The Astrophysical Journal 09/2014; 794(2):120. DOI:10.1088/0004-637X/794/2/120 · 5.99 Impact Factor
[Show abstract][Hide abstract] ABSTRACT: Cosmological parameter estimation is entering a new era. Large collaborations
need to coordinate high-stakes analyses using multiple methods; furthermore
such analyses have grown in complexity due to sophisticated models of cosmology
and systematic uncertainties. In this paper we argue that modularity is the key
to addressing these challenges: calculations should be broken up into
interchangeable modular units with inputs and outputs clearly defined. We
present a new framework for cosmological parameter estimation, CosmoSIS,
designed to connect together, share, and advance development of inference tools
across the community. We describe the modules already available in CosmoSIS,
including CAMB, Planck, cosmic shear calculations, and a suite of samplers. We
illustrate it using demonstration code that you can run out-of-the-box with the
installer available at http://bitbucket.org/joezuntz/cosmosis
Astronomy and Computing 09/2014; 12. DOI:10.1016/j.ascom.2015.05.005
[Show abstract][Hide abstract] ABSTRACT: On large scales, the anisotropies in the cosmic microwave background (CMB)
reflect not only the primordial field but also the energy gain when photons
traverse decaying gravitational potentials of large scales structure, the
Integrated Sachs-Wolfe (ISW) effect. Decomposing the anisotropy signal into a
primordial piece and an ISW component is more urgent than ever as cosmologists
strive to understand the Universe on the largest of scales. Here we present a
likelihood technique for extracting the ISW signal from measurements of the
CMB, the distribution of galaxies, and maps of gravitational lensing. We test
this technique first to simulated data and then we apply it to the combination
of temperature anisotropies, the lensing map made by the Planck satellite, and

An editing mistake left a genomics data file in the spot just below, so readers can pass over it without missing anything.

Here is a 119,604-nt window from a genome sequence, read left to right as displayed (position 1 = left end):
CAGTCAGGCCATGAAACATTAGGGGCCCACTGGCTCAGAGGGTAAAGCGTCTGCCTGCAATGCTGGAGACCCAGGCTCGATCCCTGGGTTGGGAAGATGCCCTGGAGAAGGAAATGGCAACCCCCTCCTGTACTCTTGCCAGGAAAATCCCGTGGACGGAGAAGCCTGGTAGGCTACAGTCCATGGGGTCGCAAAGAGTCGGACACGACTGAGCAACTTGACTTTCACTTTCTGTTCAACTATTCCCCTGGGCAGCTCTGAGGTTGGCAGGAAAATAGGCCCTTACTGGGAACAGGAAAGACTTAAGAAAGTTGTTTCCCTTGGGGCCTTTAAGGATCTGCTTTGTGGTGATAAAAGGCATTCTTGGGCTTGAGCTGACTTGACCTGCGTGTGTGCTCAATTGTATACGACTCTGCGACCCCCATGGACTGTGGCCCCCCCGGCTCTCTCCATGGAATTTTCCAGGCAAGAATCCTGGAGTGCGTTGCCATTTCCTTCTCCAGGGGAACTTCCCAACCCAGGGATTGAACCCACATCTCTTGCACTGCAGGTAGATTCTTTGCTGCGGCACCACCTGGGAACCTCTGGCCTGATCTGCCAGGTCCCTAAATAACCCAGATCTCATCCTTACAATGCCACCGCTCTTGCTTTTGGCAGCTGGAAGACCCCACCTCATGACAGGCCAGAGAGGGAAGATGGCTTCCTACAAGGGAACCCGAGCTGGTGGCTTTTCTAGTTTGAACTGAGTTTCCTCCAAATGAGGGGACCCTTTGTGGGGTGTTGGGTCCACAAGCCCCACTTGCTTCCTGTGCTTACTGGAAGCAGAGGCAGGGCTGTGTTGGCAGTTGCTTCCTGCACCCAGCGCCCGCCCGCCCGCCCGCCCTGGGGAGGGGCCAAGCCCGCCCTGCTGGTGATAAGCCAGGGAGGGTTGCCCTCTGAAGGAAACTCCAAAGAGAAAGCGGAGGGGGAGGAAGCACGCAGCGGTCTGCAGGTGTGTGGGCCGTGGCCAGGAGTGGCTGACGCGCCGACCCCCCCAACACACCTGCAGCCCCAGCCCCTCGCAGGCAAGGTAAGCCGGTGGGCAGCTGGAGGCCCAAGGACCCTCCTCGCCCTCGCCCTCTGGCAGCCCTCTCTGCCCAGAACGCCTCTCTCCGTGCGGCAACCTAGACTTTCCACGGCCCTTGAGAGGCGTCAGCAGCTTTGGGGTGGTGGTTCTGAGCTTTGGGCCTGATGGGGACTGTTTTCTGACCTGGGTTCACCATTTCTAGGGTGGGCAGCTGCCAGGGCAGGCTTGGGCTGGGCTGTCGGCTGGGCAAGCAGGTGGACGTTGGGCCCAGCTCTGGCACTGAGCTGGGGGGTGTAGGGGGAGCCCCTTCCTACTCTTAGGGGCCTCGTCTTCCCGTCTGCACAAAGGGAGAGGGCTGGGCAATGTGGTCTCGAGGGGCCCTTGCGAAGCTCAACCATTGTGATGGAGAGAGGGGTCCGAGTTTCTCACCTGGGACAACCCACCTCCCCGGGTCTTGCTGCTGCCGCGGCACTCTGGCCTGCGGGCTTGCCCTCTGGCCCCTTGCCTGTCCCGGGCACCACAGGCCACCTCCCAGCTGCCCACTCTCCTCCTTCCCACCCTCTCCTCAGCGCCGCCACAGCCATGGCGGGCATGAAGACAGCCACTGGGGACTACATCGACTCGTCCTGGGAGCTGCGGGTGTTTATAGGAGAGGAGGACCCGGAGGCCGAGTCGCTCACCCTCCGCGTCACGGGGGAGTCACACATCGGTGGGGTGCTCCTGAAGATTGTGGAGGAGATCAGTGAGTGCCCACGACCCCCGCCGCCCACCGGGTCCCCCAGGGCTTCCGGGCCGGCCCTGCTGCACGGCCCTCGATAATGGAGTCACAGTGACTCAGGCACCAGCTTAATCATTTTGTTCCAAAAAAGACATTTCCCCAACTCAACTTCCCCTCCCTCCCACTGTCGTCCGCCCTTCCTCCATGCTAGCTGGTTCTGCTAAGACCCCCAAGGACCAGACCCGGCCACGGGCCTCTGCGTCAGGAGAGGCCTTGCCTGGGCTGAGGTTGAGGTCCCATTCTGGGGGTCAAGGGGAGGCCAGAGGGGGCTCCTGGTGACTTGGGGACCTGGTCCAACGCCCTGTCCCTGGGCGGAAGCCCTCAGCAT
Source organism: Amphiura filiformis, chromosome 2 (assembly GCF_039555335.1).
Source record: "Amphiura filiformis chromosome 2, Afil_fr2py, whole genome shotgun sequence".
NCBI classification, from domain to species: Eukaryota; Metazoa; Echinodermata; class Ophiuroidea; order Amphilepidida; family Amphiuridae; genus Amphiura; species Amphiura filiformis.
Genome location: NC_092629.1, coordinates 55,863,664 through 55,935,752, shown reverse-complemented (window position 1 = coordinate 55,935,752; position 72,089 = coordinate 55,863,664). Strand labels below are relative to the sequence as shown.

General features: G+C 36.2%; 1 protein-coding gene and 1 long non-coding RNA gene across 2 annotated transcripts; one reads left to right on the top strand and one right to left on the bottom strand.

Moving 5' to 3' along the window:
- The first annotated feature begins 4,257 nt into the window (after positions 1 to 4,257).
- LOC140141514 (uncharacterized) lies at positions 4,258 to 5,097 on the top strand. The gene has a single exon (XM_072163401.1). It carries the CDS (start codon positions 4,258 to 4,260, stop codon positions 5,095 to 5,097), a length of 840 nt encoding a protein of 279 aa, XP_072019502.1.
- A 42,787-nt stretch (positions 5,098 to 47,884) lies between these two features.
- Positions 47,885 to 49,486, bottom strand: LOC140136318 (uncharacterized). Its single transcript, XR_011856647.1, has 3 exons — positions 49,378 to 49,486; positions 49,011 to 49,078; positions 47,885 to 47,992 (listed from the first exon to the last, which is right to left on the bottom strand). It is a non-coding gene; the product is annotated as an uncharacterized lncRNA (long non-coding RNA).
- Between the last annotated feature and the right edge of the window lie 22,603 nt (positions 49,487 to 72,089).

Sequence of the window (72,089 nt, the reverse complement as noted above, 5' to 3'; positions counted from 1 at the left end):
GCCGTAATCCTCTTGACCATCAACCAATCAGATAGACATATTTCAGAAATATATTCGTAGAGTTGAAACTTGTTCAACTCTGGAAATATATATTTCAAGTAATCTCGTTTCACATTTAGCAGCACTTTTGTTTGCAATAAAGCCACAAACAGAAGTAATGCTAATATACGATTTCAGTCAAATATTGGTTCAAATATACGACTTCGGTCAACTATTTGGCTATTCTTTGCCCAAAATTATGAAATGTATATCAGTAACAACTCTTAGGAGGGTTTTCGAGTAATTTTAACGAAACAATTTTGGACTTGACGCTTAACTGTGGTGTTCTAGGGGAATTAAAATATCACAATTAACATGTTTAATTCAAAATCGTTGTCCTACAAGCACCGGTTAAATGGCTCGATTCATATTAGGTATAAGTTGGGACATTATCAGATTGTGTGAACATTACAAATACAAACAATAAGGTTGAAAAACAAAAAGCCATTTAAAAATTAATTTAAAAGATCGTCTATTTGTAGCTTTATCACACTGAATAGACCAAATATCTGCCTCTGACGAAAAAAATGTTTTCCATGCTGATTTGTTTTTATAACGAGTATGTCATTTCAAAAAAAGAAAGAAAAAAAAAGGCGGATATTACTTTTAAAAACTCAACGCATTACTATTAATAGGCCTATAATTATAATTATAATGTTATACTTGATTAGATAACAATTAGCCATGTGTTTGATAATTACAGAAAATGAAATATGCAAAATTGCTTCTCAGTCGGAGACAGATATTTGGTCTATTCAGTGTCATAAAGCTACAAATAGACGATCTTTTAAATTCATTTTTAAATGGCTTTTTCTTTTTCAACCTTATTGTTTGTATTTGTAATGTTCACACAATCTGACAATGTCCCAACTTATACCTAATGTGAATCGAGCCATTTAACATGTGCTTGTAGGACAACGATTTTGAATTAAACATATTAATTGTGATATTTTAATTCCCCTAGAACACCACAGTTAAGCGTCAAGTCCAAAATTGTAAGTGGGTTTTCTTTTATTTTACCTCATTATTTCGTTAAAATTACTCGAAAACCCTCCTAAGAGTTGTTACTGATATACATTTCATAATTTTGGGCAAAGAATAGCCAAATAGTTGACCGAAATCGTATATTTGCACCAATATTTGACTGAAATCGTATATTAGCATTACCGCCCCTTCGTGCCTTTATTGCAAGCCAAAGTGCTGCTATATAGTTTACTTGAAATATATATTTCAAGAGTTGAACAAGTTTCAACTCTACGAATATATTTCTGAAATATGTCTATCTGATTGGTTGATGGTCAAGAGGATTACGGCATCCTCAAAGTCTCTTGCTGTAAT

the NVSS galaxy survey. We also show projections for upcoming surveys.
Physical Review D 07/2014; 90(12). DOI:10.1103/PhysRevD.90.123009 · 4.64 Impact Factor
[Show abstract][Hide abstract] ABSTRACT: Systematic uncertainties that have been subdominant in past large-scale
structure (LSS) surveys are likely to exceed statistical uncertainties of
current and future LSS data sets, potentially limiting the extraction of
cosmological information. Here we present a general framework (PCA
marginalization) to consistently incorporate systematic effects into a
likelihood analysis. This technique naturally accounts for degeneracies between
nuisance parameters and can substantially reduce the dimension of the parameter
space that needs to be sampled. As a practical application, we apply PCA
marginalization to account for baryonic physics as an uncertainty in cosmic
shear tomography. Specifically, we use CosmoLike to run simulated likelihood
analyses on three independent sets of numerical simulations, each covering a
wide range of baryonic scenarios differing in cooling, star formation, and
feedback mechanisms. We simulate a Stage III (Dark Energy Survey) and Stage IV
(Large Synoptic Survey Telescope/Euclid) survey and find a substantial bias in
cosmological constraints if baryonic physics is not accounted for. We then show
that PCA marginalization (employing at most 3 to 4 nuisance parameters) removes
this bias. Our study demonstrates that it is possible to obtain robust, precise